The transplantation of organs from living donors is morally permissible when such a donation will not sacrifice or seriously impair any essential bodily function and the anticipated benefit to the recipient is proportionate to the harm done to the donor. Furthermore, the freedom of prospective donor must be respected, and economic advantage should not accrue to the donor.67
Though there is a physical harm to one's body, the functional integrity of the body is preserved here. This shows that there is only a proportionate harm to the donor.
PDE cannot be applied in the case of paid organ donation and donation of reproductive organs. With regard to the paid organ donation, the act itself is not good. The reason is that commercialization has a serious negative impact on many of the medical and ethical values intimately connected with organ transplantation.68 There should be free and voluntary consent from the donor. Donors should be informed about the risks in transplantation. However, commercialization may not fulfil these fundamental norms in organ transplantation.69 In reference to blood donation, John Keown notes that paid donation makes of human body a property.70 It regards the human body as property in which one does not find the subjective dimension of human person. Again, he argues that "the morally undesirable form of exploitation is the use of people for our own ends in ways that are detrimental to those people and/or that fail to respect their own autonomy."71 In his opinion, voluntary donation can solve the demand, which promotes altruism and solidarity, and paid donation is not essential.72 In addition, R. M. Titmuss comments: "no money values can be attached to the presence or absence of a spirit of altruism in a society. Altruism, in giving to a stranger, does not begin and end with blood (or other organs). It may touch every aspect of life and affect the whole fabric of values."73 Basing on this we argue that the first condition of the PDE is against paid organ donation. Moreover, the intention of the agent is not to help the person but to get the money. In order to get the money, one mutilates himself/herself, and there is no proportionate reason for causing the evil.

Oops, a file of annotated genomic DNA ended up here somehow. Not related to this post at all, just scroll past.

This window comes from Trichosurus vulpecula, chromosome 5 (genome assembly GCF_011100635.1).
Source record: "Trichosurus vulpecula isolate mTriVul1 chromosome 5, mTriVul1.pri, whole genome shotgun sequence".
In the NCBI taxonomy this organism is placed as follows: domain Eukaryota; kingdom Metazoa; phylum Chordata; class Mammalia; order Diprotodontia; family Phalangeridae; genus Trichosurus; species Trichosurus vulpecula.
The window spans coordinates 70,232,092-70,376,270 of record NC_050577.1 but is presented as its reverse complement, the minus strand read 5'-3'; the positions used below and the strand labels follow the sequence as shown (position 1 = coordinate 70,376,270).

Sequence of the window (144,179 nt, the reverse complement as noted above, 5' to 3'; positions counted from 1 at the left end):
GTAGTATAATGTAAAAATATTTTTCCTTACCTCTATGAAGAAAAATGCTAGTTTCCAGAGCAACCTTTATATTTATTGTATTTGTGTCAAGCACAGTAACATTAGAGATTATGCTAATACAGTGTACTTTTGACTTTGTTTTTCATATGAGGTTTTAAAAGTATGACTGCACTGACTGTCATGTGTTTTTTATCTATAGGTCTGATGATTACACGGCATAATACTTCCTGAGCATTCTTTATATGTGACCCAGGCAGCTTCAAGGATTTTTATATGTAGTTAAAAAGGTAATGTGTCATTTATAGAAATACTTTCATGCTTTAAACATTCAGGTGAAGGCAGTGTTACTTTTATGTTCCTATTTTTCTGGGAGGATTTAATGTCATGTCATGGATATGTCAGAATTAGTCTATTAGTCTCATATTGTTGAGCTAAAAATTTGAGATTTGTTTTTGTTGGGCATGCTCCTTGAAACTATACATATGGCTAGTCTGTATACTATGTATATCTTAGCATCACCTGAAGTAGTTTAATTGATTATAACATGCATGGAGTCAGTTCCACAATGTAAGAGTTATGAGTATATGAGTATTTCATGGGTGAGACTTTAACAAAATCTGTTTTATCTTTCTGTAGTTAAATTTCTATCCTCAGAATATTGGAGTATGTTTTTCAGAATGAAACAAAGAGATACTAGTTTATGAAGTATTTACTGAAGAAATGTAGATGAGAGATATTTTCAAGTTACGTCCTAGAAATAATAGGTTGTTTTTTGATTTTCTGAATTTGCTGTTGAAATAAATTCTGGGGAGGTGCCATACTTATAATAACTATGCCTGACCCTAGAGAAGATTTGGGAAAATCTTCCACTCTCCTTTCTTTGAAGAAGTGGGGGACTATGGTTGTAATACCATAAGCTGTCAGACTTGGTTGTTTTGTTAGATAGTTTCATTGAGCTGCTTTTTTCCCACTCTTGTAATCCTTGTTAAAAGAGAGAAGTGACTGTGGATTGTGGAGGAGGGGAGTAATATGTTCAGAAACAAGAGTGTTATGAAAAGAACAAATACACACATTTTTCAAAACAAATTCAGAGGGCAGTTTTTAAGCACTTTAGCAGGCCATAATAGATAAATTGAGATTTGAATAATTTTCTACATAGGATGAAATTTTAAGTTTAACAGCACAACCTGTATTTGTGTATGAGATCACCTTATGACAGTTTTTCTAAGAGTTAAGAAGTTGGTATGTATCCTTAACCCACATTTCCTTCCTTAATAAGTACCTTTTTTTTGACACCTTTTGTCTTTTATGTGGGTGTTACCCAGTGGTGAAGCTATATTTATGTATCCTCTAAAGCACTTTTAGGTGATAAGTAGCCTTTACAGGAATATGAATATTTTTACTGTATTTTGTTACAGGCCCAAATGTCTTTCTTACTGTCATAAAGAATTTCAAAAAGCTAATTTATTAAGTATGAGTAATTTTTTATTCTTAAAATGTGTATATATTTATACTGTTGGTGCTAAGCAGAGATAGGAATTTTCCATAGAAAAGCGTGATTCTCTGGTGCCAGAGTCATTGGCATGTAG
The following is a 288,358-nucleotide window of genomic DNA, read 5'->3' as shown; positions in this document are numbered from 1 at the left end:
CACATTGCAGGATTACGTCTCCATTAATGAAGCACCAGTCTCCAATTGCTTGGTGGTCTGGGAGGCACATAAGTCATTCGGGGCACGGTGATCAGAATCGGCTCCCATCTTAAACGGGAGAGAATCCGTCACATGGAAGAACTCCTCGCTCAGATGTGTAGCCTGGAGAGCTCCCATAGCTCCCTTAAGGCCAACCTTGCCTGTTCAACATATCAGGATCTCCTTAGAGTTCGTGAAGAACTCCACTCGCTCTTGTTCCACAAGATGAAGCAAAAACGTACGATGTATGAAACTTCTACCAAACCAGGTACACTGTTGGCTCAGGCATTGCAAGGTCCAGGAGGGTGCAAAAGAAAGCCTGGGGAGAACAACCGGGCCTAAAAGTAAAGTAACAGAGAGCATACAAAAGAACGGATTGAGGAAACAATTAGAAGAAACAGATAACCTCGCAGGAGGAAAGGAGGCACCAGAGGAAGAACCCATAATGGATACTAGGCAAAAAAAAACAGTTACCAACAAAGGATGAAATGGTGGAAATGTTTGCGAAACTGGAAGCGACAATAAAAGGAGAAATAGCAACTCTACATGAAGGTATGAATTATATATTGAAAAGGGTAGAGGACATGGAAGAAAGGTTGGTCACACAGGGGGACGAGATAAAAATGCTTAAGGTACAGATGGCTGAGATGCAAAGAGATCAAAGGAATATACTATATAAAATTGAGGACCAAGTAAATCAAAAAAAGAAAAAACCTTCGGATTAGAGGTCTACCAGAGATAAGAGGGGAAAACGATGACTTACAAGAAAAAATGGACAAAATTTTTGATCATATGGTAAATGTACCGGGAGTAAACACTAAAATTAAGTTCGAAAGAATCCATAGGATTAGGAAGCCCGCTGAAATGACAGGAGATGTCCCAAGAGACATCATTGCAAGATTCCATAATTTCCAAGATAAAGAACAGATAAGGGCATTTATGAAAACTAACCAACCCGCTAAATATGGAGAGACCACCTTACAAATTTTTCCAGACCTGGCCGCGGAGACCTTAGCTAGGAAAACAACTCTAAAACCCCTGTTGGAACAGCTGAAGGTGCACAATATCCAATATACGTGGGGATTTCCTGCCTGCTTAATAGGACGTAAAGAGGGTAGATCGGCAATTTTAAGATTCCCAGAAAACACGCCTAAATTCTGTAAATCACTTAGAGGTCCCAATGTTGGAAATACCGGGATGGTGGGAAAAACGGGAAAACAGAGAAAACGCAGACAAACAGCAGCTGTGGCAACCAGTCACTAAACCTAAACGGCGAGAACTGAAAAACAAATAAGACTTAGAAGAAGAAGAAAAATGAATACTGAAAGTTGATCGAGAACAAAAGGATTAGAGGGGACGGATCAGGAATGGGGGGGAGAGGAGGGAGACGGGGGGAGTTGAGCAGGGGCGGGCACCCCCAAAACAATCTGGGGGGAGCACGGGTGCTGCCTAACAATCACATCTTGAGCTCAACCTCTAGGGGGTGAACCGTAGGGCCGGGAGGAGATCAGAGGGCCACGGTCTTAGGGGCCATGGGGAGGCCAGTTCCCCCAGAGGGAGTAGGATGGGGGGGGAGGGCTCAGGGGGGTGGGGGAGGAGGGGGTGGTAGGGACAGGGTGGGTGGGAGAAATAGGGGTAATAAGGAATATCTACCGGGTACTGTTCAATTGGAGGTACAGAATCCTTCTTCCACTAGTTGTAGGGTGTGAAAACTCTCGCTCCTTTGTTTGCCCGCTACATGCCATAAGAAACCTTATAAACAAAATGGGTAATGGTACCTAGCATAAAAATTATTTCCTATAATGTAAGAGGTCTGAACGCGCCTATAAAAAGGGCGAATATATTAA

Similarly the donation of the reproductive organs also is not justified by the PDE. In this case, we can say that the act itself is not good. And from the second condition it is clear, there is no immediacy of the effect. When one donates the reproductive organs, one looses the reproductive function. Never he/she can recover it. Destroying the anatomy and function of normal tubes is a mutilation and therefore wrong in its very essence. It is forbidden by the commandment: "thou shall not kill," which is an act against human body. However, indirect sterilization does not involve any ethical problem. The main aim of the operation is to treat pathology.
In this article we have discussed different aspects of the principle of double effect and its relevance in bioethics. Though the four conditions of the principle were later developments, the concept of PDE, which is biblical, is very ancient. Taking different moral issues, theologians criticise its relevance. But from our analysis it is clear that PDE is relevant in moral issues, especially in the case of living organ donation and transplantation. It is useful in complicated issues, particularly when there are simultaneous good effect and bad effect happening in a moral act. In this situation the four conditions help the individuals to take an adequate decision in their moral act. PDE also gives a clear picture about the nature of the object, means or circumstances and the intention. PDE justifies virtuous act. It is true from the issue of living organ donation and transplantation. However, PDE does not justify evil acts, for example, paid organ donation and donation of reproductive organs. This highlights its relevance in bioethics.